According to one aspect of the invention, a system for seamless indoor and outdoor tracking of a wireless device is provided. The system includes a wireless device having a hybrid global positioning system (GPS) and wireless local area network (WLAN) circuit board. Preferably, the circuit board includes: a GPS device capable of sensing GPS satellite signal data; a WLAN device capable of sensing WLAN signal data; a processor that measures and/or converts GPS signal data to distance data; a processor that measures and/or converts WLAN signal data to distance data; and a processor capable of fusing GPS and/or WLAN distance data. In addition, the system further can comprise a processor that receives the fused distance data and applies the distance data to one or more approximation algorithms to obtain a position estimate of the wireless device. Preferably, the sensed WLAN signals correspond to signals defined the physical layer of the IEEE 802.11 standard. In embodiments, the one or more approximation algorithm(s) include: Discrete Least Squares (DLS), Discrete Least Squares (DLS) on Exponential Data, and/or Fast Fourier Transform (FFT).
According to another aspect, a method for seamless indoor and outdoor tracking of a wireless device having global positioning system (GPS) and wireless local area network (WLAN) capability is provided, the method including: sensing GPS and/or WLAN signals using the wireless device; measuring and/or converting the sensed signals to obtain distance data; fusing the distance data; and applying one or more approximation algorithms to the distance data to obtain a position estimate of the wireless device. In embodiments, the sensed WLAN signals correspond to signals defined in the physical layer of the IEEE 802.11 standard. In embodiments, the one or more approximation algorithm(s) include: Discrete Least Squares (DLS), Discrete Least Squares (DLS) on Exponential Data, and/or Fast Fourier Transform (FFT).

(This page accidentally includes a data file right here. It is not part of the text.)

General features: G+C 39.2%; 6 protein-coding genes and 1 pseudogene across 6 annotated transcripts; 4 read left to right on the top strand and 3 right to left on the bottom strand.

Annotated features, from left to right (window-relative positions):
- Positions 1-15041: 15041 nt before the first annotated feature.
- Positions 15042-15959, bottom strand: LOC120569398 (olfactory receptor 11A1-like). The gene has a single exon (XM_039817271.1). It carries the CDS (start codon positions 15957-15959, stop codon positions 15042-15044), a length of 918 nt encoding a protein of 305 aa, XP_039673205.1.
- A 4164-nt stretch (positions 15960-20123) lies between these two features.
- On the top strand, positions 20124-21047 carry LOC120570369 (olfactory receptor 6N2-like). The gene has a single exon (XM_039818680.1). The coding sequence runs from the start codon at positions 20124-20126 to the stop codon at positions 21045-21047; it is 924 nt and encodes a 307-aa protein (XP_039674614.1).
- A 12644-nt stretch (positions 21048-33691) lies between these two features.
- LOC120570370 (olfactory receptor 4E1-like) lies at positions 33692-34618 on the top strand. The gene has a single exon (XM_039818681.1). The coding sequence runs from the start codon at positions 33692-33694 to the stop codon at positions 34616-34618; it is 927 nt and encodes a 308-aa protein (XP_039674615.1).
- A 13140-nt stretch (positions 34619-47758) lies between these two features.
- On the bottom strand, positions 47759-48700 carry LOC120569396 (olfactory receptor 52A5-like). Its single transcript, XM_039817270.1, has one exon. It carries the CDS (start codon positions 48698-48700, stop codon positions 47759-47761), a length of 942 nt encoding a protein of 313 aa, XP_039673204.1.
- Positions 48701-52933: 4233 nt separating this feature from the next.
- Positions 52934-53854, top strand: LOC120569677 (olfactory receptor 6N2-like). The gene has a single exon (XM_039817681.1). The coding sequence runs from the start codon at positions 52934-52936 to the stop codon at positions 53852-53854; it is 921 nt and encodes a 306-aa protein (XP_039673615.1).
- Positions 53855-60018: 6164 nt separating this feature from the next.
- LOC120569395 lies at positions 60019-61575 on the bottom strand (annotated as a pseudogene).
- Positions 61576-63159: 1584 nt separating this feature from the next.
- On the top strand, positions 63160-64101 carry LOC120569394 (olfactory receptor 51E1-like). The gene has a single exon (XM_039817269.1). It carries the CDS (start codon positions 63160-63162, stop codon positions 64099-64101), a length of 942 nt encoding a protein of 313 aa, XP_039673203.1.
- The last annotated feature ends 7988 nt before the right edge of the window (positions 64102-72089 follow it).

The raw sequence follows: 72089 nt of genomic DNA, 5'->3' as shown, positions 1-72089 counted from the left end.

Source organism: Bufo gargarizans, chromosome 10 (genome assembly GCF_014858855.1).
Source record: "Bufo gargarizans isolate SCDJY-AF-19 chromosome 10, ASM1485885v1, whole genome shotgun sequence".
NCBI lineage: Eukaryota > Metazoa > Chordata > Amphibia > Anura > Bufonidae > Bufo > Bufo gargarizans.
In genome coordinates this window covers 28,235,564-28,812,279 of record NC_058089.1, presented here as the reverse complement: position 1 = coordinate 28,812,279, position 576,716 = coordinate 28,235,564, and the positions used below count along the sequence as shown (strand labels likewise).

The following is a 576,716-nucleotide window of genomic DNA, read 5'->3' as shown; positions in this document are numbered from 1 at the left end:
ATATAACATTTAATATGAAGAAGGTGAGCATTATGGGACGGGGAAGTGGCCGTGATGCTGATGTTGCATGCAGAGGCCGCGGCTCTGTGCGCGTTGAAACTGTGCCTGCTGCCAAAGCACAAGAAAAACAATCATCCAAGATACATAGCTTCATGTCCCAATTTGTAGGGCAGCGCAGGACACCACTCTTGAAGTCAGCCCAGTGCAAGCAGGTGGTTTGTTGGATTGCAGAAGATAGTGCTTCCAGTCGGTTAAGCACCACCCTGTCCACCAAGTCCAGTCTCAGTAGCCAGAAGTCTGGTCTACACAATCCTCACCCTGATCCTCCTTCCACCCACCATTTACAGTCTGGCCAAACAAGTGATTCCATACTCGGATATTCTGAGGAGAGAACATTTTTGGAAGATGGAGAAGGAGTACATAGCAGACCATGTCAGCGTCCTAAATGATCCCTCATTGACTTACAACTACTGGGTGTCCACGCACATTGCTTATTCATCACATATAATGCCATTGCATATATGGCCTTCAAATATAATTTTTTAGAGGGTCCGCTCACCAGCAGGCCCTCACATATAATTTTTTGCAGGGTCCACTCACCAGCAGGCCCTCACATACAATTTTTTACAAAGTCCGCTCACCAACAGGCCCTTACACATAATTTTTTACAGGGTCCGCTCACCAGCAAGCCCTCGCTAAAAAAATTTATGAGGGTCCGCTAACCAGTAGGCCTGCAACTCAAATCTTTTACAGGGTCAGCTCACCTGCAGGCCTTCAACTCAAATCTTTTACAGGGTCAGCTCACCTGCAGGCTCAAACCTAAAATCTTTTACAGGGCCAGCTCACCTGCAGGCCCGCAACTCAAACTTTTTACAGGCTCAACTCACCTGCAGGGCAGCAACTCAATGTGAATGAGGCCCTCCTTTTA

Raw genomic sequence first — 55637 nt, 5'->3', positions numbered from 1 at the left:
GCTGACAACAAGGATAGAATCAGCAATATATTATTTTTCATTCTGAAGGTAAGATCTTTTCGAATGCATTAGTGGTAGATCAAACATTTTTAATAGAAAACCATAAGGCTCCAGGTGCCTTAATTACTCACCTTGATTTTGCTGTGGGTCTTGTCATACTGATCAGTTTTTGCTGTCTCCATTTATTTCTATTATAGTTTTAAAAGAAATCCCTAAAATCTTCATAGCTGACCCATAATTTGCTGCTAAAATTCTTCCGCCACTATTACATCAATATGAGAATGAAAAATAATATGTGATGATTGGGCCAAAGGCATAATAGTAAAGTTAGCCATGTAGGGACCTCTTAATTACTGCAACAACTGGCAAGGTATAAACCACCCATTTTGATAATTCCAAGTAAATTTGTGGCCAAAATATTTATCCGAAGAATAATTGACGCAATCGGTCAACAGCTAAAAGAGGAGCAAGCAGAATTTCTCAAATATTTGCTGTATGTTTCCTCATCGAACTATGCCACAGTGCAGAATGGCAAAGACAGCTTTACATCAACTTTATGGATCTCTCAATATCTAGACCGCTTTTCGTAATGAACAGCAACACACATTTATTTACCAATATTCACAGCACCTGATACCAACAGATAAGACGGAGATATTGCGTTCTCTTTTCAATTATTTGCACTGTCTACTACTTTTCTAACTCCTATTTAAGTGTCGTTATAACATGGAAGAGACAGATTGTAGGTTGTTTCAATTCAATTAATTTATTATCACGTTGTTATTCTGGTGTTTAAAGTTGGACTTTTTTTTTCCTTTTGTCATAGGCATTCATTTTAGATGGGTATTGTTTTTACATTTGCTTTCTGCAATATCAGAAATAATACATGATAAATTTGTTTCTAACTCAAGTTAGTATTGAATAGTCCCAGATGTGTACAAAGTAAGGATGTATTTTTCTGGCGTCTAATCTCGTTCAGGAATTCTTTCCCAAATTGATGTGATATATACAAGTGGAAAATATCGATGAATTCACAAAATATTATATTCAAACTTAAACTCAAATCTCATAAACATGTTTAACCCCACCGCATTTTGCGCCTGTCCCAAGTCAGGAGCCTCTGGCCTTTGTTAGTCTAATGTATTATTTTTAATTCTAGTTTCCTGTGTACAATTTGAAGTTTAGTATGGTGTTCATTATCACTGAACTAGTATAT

According to another aspect, a system for determining a position of a wireless device is provided. The system includes: a wireless device capable of sensing WLAN signal data; a processor that measures and/or converts WLAN signal data to distance data; and a processor configured to apply the distance data to one or more approximation algorithms to obtain a position estimate of the wireless device.